The "synthetic long" derives its name from the fact that it mimics the risk/reward profile of a straightforward stock purchase. By combining a short put and a long call at the same strike, the spread profits when the underlying security moves higher, but racks up losses quickly on a pullback. (By comparison, limited downside risk is one of the main attractions of a traditional call-buying strategy.) As a result, the synthetic long is best reserved for those traders who are very confident in their bullish forecast for the shares.
To understand how the synthetic long works, let's break down an example.
With Stock XYZ trading at $40 per share, you're targeting a near-term rally up to at least the $45 level. To play this bullish forecast, you initiate a synthetic long by buying to open a 40-strike call for the ask price of 0.85, and simultaneously selling to open a 40-strike put for the bid price of 0.84. Subtracting your credit of 0.84 from your debit of 0.85, it cost you just 0.01 to enter the trade -- or $1, after accounting for 100 shares per contract.
Due to your low cost of entry, you'll begin to see profits almost immediately on a rally. Breakeven is equal to the purchased call strike plus net debit, which in this case is 40 + 0.01. So, as soon as XYZ surmounts $40.01 per share, your gains will begin to accrue. Since there's no limit to how high the stock can rally, potential profits are theoretically unlimited.
Assuming XYZ matches your expectations and closes at $45 per share upon expiration, the short put can be left to expire worthless. Meanwhile, your purchased call can be sold to close with an intrinsic value of 5.00. Subtracting your net debit of 0.01, you're left with a profit of 4.99 -- or $499, given 100 shares per contract.
If XYZ ends squarely at $40 upon expiration, both options can be left to expire worthless, and the most you can lose is your initial net debit of 0.01, or $1.
On the downside, you'll suffer additional losses as the stock falls below the put strike. And those losses are potentially steep; if the stock tumbles to zero, your maximum downside risk is equal to the put strike plus net debit. In other words, if the bottom falls out, you could lose up to 40.01. Multiplied by 100 shares per contract, that's a possible risk of $4,001.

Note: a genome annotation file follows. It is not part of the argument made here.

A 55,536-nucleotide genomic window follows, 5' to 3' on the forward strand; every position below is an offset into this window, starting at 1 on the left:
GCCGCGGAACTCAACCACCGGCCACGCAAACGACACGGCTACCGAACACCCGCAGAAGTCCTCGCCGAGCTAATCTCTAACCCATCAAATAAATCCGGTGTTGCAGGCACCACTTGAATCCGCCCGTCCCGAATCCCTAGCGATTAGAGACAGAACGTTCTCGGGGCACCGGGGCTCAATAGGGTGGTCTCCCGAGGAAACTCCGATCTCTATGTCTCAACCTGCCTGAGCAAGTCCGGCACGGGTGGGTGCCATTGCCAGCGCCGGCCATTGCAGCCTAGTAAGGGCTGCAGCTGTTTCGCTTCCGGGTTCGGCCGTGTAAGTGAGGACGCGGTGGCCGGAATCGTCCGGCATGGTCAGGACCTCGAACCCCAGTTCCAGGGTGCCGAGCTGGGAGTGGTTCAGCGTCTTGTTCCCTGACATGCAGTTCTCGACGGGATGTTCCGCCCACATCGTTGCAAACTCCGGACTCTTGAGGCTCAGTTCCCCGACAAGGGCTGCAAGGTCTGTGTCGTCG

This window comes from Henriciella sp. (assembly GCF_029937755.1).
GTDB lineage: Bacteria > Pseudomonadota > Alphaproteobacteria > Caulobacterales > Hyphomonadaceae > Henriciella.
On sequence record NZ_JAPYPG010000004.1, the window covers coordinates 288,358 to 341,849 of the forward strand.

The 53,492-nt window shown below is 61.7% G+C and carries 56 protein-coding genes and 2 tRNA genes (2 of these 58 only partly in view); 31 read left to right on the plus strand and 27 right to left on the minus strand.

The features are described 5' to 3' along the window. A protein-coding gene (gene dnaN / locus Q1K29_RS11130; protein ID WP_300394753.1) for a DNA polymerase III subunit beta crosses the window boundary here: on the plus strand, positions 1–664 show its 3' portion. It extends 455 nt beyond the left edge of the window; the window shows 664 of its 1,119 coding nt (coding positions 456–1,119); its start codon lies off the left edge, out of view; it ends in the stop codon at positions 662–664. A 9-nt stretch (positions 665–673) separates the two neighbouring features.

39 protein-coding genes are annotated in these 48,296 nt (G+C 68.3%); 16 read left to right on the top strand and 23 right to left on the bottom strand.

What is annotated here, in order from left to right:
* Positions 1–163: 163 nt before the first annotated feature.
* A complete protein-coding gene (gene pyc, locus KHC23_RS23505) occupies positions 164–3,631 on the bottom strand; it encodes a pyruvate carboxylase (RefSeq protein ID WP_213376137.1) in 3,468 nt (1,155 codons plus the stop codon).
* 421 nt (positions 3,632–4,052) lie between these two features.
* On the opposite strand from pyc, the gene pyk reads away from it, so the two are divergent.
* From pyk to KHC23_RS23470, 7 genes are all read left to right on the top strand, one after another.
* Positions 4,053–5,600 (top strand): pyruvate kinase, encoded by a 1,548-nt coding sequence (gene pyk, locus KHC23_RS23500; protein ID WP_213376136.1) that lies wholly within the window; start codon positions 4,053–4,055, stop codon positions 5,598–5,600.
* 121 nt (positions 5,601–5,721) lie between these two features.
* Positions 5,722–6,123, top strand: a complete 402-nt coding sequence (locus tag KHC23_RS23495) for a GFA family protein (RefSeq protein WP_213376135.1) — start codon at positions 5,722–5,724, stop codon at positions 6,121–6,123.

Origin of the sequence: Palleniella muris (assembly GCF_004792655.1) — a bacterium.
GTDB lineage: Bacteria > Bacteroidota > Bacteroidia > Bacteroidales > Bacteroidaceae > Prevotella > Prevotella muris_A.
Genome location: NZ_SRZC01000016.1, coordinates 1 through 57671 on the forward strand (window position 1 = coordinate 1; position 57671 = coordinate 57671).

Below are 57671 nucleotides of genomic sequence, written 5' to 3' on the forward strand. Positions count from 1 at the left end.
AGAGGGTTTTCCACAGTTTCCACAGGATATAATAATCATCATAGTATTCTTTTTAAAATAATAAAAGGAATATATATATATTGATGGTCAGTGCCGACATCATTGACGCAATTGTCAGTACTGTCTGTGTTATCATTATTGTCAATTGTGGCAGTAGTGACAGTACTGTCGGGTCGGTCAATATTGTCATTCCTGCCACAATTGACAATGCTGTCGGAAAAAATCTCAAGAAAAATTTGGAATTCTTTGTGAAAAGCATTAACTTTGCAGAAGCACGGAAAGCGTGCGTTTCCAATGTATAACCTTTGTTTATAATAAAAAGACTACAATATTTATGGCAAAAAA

What's more, you could be assigned on the short put if it moves into the money. Due to the substantial downside risk involved, there is a margin requirement associated with a synthetic long -- which will generally be equivalent to your broker's requirement for any put-sell position.
The effects of implied volatility are somewhat muted in a synthetic long, since you're simultaneously long and short two options at the same strike. However, if the call moves into the money, you'd then prefer to see implied volatility rise, thereby upping the value of your long option. Conversely, if XYZ sinks below the put strike, a volatility decline would work in your favor.
As you can clearly see in the example above, the reduced cost of entry is a major benefit to playing a synthetic long. In fact, this trade can also be initiated for a net credit -- in which case your breakeven level would be equivalent to the call strike less net credit. Your maximum loss, meanwhile, would be the put strike minus net credit. Of course, the significantly steeper potential loss is the risk you take on in exchange for the lower cost of entry, so be sure you weigh these factors carefully before trading a synthetic long.
While the traditional version of this spread dictates that the call and put coexist at the same strike, you can mix up your approach with a "split strike" variation. By spreading out your strikes, you can create a little more breathing room for the stock before losses begin to add up.
That said, since options aren't available in single-point increments on every stock yet, you may not be able to implement a synthetic long using an at-the-money strike. In the event you have to choose a directional bias, it usually makes sense to pay more for the call, since this is a bullish trade.